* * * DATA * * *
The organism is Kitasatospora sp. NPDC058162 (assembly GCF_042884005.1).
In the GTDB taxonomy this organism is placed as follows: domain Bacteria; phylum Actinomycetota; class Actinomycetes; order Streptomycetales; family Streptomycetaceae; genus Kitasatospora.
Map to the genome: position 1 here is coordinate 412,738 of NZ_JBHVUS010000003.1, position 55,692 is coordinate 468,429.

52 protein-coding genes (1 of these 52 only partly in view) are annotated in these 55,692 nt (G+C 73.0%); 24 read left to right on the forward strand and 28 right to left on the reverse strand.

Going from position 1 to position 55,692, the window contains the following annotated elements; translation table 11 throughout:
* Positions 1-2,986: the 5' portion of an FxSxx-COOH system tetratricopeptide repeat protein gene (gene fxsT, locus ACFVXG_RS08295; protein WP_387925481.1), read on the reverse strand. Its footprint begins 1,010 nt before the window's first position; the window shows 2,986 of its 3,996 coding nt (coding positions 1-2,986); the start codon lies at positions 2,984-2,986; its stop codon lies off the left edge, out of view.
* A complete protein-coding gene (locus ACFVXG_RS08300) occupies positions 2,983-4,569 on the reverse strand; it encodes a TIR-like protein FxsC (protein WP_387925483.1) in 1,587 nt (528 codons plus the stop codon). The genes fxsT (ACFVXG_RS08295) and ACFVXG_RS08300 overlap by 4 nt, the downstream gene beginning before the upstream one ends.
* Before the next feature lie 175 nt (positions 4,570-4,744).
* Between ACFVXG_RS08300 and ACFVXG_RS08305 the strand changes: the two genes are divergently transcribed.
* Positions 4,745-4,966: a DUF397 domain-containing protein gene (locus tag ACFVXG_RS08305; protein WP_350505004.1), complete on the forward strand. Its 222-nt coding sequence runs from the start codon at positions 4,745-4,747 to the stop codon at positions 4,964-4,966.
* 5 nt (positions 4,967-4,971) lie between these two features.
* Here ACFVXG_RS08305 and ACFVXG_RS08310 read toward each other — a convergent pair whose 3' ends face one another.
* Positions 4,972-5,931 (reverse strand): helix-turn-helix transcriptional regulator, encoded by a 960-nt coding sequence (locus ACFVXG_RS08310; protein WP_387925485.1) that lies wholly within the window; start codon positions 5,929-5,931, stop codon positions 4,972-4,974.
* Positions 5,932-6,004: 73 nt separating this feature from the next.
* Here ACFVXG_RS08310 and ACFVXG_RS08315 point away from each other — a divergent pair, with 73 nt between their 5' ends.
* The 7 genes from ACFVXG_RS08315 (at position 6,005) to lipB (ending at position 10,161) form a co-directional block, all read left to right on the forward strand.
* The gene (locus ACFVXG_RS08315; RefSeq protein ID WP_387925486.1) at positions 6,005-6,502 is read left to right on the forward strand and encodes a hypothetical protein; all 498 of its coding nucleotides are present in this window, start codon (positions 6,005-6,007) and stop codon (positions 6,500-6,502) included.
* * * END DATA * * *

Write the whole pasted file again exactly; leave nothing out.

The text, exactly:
The organism is Kitasatospora sp. NPDC058162 (assembly GCF_042884005.1).
In the GTDB taxonomy this organism is placed as follows: domain Bacteria; phylum Actinomycetota; class Actinomycetes; order Streptomycetales; family Streptomycetaceae; genus Kitasatospora.
Map to the genome: position 1 here is coordinate 412,738 of NZ_JBHVUS010000003.1, position 55,692 is coordinate 468,429.

52 protein-coding genes (1 of these 52 only partly in view) are annotated in these 55,692 nt (G+C 73.0%); 24 read left to right on the forward strand and 28 right to left on the reverse strand.

Going from position 1 to position 55,692, the window contains the following annotated elements; translation table 11 throughout:
* Positions 1-2,986: the 5' portion of an FxSxx-COOH system tetratricopeptide repeat protein gene (gene fxsT, locus ACFVXG_RS08295; protein WP_387925481.1), read on the reverse strand. Its footprint begins 1,010 nt before the window's first position; the window shows 2,986 of its 3,996 coding nt (coding positions 1-2,986); the start codon lies at positions 2,984-2,986; its stop codon lies off the left edge, out of view.
* A complete protein-coding gene (locus ACFVXG_RS08300) occupies positions 2,983-4,569 on the reverse strand; it encodes a TIR-like protein FxsC (protein WP_387925483.1) in 1,587 nt (528 codons plus the stop codon). The genes fxsT (ACFVXG_RS08295) and ACFVXG_RS08300 overlap by 4 nt, the downstream gene beginning before the upstream one ends.
* Before the next feature lie 175 nt (positions 4,570-4,744).
* Between ACFVXG_RS08300 and ACFVXG_RS08305 the strand changes: the two genes are divergently transcribed.
* Positions 4,745-4,966: a DUF397 domain-containing protein gene (locus tag ACFVXG_RS08305; protein WP_350505004.1), complete on the forward strand. Its 222-nt coding sequence runs from the start codon at positions 4,745-4,747 to the stop codon at positions 4,964-4,966.
* 5 nt (positions 4,967-4,971) lie between these two features.
* Here ACFVXG_RS08305 and ACFVXG_RS08310 read toward each other — a convergent pair whose 3' ends face one another.
* Positions 4,972-5,931 (reverse strand): helix-turn-helix transcriptional regulator, encoded by a 960-nt coding sequence (locus ACFVXG_RS08310; protein WP_387925485.1) that lies wholly within the window; start codon positions 5,929-5,931, stop codon positions 4,972-4,974.
* Positions 5,932-6,004: 73 nt separating this feature from the next.
* Here ACFVXG_RS08310 and ACFVXG_RS08315 point away from each other — a divergent pair, with 73 nt between their 5' ends.
* The 7 genes from ACFVXG_RS08315 (at position 6,005) to lipB (ending at position 10,161) form a co-directional block, all read left to right on the forward strand.
* The gene (locus ACFVXG_RS08315; RefSeq protein ID WP_387925486.1) at positions 6,005-6,502 is read left to right on the forward strand and encodes a hypothetical protein; all 498 of its coding nucleotides are present in this window, start codon (positions 6,005-6,007) and stop codon (positions 6,500-6,502) included.